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|Title:||Designing a PAC/NF advanced process for controlling pharmaceutical compounds in reclaimed water|
|Authors:||Viegas, R.M. C.|
Rosa, M. J.
|Keywords:||Hybrid membrane processes;PAC/NF;Pharmaceutical compounds;Water reclamation;Water reuse|
|Abstract:||"Water scarcity and asymmetric space-time distribution is driving many countries to seek nonconventional water sources. Treated wastewater is an emerging alternative water source but, depending on its use(s), it may require an increased level of water treatment. At the same time, the list of emerging contaminants (ECs), including pharmaceutical compounds (PhCs), of great relevance to the environment and to public health continues to grow. Further, many of these contaminants are partly or strongly resistant to conventional treatment in water and wastewater treatment plants (WTPs and WWTPs). Therefore, advanced treatment processes are being developed or optimised for improved PhC control. Amongst them, hybrid processes of adsorption – low pressure membranes are promising for their low risk of oxidation by-product formation and low operating pressures (< 2 bar). The fine powdered activated carbon (PAC), if properly selected for the target contaminants and background water matrix, can effectively adsorb the small dissolved molecules (such as the PhCs) passing through low-pressure membranes, whereas these membranes (usually microfiltration or ultrafiltration membranes and more recently “loose” nanofiltration membranes) safely retain the PAC particles, turbidity and bacteria. In LIFE aWARE project “Innovative hybrid MBR-(PAC-NF) systems to promote Water Reuse"", the combination of a membrane bio-reactor (MBR) with PAC / loose Nanofiltration (PAC/NF) is demonstrated at El Prat WWTP (Barcelona, Spain), being LNEC responsible for the PAC/NF design, namely for (i) selecting the PAC suitable for PhC control and (ii) assessing, at laboratory scale, different PAC/NF configurations to select the one to be implemented for demonstration at pilot scale, using a recently developed NF membrane (Pentair HFW 1000). This hollow fibre, hydrophilic polyethersulfone membrane with around 1000 Da cut-off constitutes a safe barrier also against viruses and provides higher retention of high molar mass organics. This paper presents LNEC’s PAC selection methodology and the bench-scale results of PhC removal by adsorption and by PAC/NF. The methodology developed allowed (i) identifying four target compounds representative of the set of ECs previously detected in El Prat WWTP and in Llobregat River and (ii) selecting a PAC suitable for controlling the four target ECs. The adsorption studies and modelling further developed allowed calibrating predictive models of the PAC adsorption capacity and rate. The PAC/NF bench-scale results showed high removal efficiencies of the target PhCs and the PAC continuous dosing to be more efficient than the pulse dosing, achieving an overall PhC removal of 68% (ranging from 58% to 89%). The results were successfully used in the design and operation of the PAC/NF pilot for the technology demonstration in El Prat WWTP."|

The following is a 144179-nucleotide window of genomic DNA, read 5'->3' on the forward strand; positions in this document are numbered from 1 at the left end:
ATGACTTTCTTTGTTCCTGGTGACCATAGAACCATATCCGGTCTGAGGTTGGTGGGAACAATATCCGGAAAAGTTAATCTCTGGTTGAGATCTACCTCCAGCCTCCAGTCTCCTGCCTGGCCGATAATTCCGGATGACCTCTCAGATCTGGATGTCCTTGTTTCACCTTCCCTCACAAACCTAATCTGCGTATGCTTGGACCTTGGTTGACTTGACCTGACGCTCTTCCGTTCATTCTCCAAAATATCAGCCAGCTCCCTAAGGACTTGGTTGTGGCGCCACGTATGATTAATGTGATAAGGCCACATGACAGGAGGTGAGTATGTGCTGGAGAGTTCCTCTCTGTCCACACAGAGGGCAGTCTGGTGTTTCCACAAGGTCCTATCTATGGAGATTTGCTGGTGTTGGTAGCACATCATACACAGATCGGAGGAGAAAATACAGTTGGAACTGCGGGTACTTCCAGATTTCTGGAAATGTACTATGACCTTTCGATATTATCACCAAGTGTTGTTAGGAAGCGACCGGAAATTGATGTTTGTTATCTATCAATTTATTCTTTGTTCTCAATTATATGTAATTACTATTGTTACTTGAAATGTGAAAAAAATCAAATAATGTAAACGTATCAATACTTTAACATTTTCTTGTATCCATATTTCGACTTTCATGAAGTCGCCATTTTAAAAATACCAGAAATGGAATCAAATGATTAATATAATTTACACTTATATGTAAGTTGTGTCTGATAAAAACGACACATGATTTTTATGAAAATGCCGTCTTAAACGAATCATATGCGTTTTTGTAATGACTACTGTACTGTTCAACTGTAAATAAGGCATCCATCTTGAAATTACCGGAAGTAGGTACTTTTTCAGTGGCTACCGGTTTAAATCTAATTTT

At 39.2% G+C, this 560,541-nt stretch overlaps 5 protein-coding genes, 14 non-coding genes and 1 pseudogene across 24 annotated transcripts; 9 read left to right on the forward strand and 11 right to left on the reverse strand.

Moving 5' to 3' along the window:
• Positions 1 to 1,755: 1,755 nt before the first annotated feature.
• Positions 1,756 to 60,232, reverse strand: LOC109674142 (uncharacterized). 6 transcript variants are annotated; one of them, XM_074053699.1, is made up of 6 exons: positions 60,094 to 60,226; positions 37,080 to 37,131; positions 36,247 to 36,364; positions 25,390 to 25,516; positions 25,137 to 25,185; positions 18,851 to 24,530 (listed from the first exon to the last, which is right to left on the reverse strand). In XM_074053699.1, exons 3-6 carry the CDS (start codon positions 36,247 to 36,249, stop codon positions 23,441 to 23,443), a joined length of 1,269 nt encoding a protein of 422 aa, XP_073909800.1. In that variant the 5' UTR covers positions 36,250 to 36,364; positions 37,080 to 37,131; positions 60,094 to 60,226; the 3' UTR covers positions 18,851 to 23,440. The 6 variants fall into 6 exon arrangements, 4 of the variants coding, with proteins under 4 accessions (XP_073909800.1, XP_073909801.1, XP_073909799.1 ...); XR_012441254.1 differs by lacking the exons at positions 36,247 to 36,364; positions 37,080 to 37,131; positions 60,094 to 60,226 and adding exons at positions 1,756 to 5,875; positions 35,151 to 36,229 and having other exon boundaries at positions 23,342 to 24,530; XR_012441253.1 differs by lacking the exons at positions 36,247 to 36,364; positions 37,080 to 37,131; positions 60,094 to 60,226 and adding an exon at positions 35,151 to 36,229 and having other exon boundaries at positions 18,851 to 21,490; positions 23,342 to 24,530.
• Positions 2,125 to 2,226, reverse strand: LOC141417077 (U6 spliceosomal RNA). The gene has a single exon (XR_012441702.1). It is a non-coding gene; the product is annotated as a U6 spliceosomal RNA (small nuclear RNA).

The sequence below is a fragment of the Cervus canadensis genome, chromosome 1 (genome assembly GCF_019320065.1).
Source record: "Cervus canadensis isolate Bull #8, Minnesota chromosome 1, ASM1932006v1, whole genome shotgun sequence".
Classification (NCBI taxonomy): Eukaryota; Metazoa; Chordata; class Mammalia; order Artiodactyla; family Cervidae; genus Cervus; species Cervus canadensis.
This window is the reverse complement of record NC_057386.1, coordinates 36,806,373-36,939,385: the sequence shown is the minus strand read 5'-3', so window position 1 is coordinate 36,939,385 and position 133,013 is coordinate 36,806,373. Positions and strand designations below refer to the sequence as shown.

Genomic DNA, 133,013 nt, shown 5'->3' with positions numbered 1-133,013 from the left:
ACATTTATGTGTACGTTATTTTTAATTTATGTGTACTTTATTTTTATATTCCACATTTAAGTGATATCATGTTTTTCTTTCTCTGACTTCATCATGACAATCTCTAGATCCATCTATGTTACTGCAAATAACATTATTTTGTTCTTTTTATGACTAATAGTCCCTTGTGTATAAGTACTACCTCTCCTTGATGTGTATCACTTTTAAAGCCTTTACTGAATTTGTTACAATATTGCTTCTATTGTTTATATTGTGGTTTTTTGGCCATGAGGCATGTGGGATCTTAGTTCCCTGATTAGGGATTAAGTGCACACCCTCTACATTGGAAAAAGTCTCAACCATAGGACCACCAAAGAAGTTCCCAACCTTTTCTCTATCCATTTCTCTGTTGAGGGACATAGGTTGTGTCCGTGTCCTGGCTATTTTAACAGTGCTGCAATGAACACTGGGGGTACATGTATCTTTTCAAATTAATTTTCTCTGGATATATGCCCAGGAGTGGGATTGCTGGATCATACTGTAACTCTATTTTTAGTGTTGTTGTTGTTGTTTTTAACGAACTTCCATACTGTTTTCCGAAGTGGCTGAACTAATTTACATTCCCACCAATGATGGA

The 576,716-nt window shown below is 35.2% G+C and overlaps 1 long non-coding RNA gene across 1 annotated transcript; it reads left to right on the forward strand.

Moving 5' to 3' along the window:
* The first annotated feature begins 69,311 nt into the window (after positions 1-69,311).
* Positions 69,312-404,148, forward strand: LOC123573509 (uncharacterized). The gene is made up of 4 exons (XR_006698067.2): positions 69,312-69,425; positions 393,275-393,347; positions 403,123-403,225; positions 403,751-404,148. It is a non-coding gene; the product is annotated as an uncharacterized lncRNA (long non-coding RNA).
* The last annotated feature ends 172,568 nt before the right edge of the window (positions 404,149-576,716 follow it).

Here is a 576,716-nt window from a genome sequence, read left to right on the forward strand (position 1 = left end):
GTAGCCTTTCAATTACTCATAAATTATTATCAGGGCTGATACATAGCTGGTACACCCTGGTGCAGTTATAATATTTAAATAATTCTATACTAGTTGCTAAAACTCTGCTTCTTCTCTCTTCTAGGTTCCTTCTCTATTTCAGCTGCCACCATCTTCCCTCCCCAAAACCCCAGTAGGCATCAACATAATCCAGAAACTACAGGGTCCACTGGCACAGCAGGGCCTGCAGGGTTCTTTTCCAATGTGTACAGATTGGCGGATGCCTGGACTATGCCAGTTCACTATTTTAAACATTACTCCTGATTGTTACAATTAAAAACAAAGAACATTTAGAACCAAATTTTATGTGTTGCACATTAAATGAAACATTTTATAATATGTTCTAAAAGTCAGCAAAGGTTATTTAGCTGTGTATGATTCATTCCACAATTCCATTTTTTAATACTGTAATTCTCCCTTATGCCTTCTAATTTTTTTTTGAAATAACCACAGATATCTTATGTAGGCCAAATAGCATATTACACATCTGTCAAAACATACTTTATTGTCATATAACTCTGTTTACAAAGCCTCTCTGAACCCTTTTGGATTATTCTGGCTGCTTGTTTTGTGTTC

|Appears in Collections:||DHA/NES - Comunicações a congressos e artigos de revista|
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